Kendrick Lamar Says Going to Africa Broadened His Approach to Art
Kendrick Lamar tends to limit himself on how many interviews he does, as well as who he does them with, but Interview Magazine gave Dave Chappelle the opportunity to have a lengthy conversation with him. The veteran comedian got to interview the DAMN. rapper for the outlet, where they had a candid conversation about Kendrick's career, his growth as an artist and much more.
In the conversation, the two beloved entertainers talk about Kendrick finally meeting success now that he is a major mainstream act. The Chappelle's Show host even makes a reference to quotes from the late Tupac speaking on feeling out of place when reaching fame, asking K. Dot if he has experienced any "altitude sickness" in his own journey.
"I think I'm still growing. The more people I meet, the more cultures I start to embrace, the more people I open myself up to—it's a growing process I'm excited about," K. Dot explains. "But it's also a challenge for me, to be at this level and still be able to connect with somebody who's living that everyday life. At first it was something I struggled with, because everything was moving so fast. I didn't know how to digest it. The best thing I did was go back to the city of Compton, to touch the people who I grew up with and tell them the stories of the people I met around the world. Making To Pimp a Butterfly was me navigating those experiences. I went to Africa and I was like, "This is something I can enjoy and something I can challenge myself with."
One of the highlights of the interview comes when Dave brings up the "Humble" MC's trip to Africa, asking if his visit was his "I made it" moment for his career. Kendrick says that being in the motherland is what broadened his perspective on how to convey his own art.
"I went to South Africa—Durban, Cape Town, Johannesburg—and those were definitely the "I've arrived" shows. Outside of the money, the success, the accolades," Kendrick details. "This is a place that we, in urban communities, never dream of. We never dream of Africa. Like, "Damn, this is the motherland." You feel it as soon as you touch down. That moment changed my whole perspective on how to convey my art."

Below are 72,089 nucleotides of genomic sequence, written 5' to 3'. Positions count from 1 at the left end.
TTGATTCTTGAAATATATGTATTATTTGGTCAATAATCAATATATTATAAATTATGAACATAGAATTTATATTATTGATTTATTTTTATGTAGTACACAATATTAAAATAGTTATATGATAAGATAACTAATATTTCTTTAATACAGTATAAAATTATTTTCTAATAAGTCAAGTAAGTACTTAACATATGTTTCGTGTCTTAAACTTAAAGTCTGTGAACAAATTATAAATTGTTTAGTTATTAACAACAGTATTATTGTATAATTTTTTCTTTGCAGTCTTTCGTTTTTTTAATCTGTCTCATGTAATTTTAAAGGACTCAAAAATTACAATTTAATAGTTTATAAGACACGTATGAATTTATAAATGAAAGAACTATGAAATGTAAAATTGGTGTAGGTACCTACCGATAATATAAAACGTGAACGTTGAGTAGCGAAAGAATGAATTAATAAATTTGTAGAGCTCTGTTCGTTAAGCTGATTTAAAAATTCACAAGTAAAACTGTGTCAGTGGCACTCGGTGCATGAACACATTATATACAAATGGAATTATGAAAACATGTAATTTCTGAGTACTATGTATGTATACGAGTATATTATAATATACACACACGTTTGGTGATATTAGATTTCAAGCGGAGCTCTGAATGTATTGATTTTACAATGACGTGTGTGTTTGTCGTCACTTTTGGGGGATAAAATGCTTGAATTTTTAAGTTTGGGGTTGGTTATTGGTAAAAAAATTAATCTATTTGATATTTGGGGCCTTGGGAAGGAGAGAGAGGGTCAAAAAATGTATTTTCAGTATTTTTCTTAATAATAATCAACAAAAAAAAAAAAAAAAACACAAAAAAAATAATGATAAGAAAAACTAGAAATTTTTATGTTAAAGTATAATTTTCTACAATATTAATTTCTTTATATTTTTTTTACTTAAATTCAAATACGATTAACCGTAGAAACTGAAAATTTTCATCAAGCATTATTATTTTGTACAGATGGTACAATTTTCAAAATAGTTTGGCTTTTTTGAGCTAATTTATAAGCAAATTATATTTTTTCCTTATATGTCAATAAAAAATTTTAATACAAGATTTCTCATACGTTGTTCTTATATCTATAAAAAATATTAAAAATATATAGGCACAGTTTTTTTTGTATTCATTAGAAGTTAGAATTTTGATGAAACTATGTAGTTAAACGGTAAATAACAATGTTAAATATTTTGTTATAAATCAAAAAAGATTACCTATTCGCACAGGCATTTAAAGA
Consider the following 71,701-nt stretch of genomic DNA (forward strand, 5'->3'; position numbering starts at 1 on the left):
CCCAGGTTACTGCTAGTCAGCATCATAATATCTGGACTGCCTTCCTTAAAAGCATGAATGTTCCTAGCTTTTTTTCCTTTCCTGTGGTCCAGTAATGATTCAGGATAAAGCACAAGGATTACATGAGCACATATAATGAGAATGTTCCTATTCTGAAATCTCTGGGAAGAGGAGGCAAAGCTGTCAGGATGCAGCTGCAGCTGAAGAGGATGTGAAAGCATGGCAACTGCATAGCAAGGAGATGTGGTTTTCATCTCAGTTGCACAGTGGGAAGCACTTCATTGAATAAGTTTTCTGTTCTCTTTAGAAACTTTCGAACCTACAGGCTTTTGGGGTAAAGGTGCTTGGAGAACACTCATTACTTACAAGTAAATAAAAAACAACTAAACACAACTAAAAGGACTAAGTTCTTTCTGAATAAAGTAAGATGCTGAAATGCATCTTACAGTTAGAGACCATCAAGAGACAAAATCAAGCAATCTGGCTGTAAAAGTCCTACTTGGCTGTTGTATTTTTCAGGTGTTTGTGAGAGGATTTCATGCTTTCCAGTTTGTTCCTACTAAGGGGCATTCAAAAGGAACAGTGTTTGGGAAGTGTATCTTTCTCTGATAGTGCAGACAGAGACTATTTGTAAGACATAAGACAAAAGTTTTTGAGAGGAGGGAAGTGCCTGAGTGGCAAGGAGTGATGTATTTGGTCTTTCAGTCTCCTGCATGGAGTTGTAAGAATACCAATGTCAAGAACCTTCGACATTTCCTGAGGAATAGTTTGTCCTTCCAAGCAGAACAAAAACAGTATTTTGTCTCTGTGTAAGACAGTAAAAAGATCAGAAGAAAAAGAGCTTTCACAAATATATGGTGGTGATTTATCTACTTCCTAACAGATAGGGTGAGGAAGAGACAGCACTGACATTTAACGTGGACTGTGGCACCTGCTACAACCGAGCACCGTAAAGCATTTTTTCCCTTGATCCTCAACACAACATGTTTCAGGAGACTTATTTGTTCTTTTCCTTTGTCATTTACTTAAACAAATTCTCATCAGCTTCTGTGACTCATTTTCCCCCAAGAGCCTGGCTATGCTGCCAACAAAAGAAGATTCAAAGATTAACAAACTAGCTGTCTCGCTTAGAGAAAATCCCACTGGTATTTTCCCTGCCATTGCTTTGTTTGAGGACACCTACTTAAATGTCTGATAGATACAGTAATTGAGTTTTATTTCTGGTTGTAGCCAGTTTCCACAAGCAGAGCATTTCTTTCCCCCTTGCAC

At one point, Chappelle speaks on an argument he's had with Mos Def about whether people with platforms have a responsibility to other people. He then asks Kendrick to share what he feels his own mission statement is as an artist.
"As I've grown as an artist, I've learned that my mission statement is really self-expression." he states. "I don't want anybody to classify my music. I want them to say, "This is somebody who's recognizing his true feelings, his true emotions, ideas, thoughts, opinions, and views on the world, all on one record." I want people to recognize that and to take it and apply it to their own lives. You know what I'm saying? The more and more I get out and talk to different people, I realize they appreciate that—me being unapologetic in whatever views and approach I have."
Being that Kendrick fans are notorious for the theories they create surrounding the rapper's music over the years, Chappelle made sure to ask him if he finds it strange that his music gets picked apart.
"Everybody has their own way of hearing songs. My fans are usually pretty on point," he says. "Sometimes they go all the way to the bottom of it. It's fascinating to me how far an idea can go. I wrote most of my first album in my mom's kitchen, and now I can go around the world and hear people recite those lyrics, and understand the story, even though they're not from the same area I grew up in."
Read Dave's full conversation with Kendrick over at Interview Magazine.
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